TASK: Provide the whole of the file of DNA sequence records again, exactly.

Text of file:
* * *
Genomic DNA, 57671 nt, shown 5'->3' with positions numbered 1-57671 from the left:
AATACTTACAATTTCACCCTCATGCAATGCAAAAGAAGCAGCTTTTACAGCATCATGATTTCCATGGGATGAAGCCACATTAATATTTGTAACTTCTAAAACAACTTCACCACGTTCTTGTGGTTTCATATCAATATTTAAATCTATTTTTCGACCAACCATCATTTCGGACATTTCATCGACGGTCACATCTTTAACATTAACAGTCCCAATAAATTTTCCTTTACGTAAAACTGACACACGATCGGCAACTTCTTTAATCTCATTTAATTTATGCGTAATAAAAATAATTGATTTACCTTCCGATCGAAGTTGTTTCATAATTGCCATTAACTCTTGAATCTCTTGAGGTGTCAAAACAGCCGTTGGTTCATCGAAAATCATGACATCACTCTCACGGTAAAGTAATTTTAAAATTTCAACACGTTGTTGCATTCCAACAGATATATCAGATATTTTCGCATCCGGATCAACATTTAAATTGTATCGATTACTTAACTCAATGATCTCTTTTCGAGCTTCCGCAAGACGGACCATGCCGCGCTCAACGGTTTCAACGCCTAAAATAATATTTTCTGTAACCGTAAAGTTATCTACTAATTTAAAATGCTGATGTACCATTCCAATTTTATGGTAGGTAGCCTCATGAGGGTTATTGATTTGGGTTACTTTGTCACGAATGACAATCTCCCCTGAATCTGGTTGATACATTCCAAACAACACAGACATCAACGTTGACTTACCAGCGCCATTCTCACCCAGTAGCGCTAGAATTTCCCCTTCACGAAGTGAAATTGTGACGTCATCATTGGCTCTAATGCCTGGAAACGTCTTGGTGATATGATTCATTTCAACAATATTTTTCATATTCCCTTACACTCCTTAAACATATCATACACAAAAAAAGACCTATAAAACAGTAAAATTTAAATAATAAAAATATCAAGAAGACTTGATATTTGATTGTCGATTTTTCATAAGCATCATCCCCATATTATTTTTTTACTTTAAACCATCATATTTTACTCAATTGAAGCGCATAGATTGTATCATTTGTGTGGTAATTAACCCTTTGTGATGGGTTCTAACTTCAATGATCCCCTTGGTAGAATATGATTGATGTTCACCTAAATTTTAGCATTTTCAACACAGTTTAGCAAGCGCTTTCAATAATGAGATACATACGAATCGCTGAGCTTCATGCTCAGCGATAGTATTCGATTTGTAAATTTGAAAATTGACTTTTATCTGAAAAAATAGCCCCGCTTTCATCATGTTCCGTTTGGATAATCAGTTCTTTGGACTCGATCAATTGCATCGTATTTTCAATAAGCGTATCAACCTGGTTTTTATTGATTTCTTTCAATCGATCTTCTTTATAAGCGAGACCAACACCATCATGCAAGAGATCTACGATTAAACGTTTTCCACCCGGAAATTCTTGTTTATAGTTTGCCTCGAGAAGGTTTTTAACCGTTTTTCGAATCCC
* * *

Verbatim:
Genomic DNA, 57671 nt, shown 5'->3' with positions numbered 1-57671 from the left:
AATACTTACAATTTCACCCTCATGCAATGCAAAAGAAGCAGCTTTTACAGCATCATGATTTCCATGGGATGAAGCCACATTAATATTTGTAACTTCTAAAACAACTTCACCACGTTCTTGTGGTTTCATATCAATATTTAAATCTATTTTTCGACCAACCATCATTTCGGACATTTCATCGACGGTCACATCTTTAACATTAACAGTCCCAATAAATTTTCCTTTACGTAAAACTGACACACGATCGGCAACTTCTTTAATCTCATTTAATTTATGCGTAATAAAAATAATTGATTTACCTTCCGATCGAAGTTGTTTCATAATTGCCATTAACTCTTGAATCTCTTGAGGTGTCAAAACAGCCGTTGGTTCATCGAAAATCATGACATCACTCTCACGGTAAAGTAATTTTAAAATTTCAACACGTTGTTGCATTCCAACAGATATATCAGATATTTTCGCATCCGGATCAACATTTAAATTGTATCGATTACTTAACTCAATGATCTCTTTTCGAGCTTCCGCAAGACGGACCATGCCGCGCTCAACGGTTTCAACGCCTAAAATAATATTTTCTGTAACCGTAAAGTTATCTACTAATTTAAAATGCTGATGTACCATTCCAATTTTATGGTAGGTAGCCTCATGAGGGTTATTGATTTGGGTTACTTTGTCACGAATGACAATCTCCCCTGAATCTGGTTGATACATTCCAAACAACACAGACATCAACGTTGACTTACCAGCGCCATTCTCACCCAGTAGCGCTAGAATTTCCCCTTCACGAAGTGAAATTGTGACGTCATCATTGGCTCTAATGCCTGGAAACGTCTTGGTGATATGATTCATTTCAACAATATTTTTCATATTCCCTTACACTCCTTAAACATATCATACACAAAAAAAGACCTATAAAACAGTAAAATTTAAATAATAAAAATATCAAGAAGACTTGATATTTGATTGTCGATTTTTCATAAGCATCATCCCCATATTATTTTTTTACTTTAAACCATCATATTTTACTCAATTGAAGCGCATAGATTGTATCATTTGTGTGGTAATTAACCCTTTGTGATGGGTTCTAACTTCAATGATCCCCTTGGTAGAATATGATTGATGTTCACCTAAATTTTAGCATTTTCAACACAGTTTAGCAAGCGCTTTCAATAATGAGATACATACGAATCGCTGAGCTTCATGCTCAGCGATAGTATTCGATTTGTAAATTTGAAAATTGACTTTTATCTGAAAAAATAGCCCCGCTTTCATCATGTTCCGTTTGGATAATCAGTTCTTTGGACTCGATCAATTGCATCGTATTTTCAATAAGCGTATCAACCTGGTTTTTATTGATTTCTTTCAATCGATCTTCTTTATAAGCGAGACCAACACCATCATGCAAGAGATCTACGATTAAACGTTTTCCACCCGGAAATTCTTGTTTATAGTTTGCCTCGAGAAGGTTTTTAACCGTTTTTCGAATCCC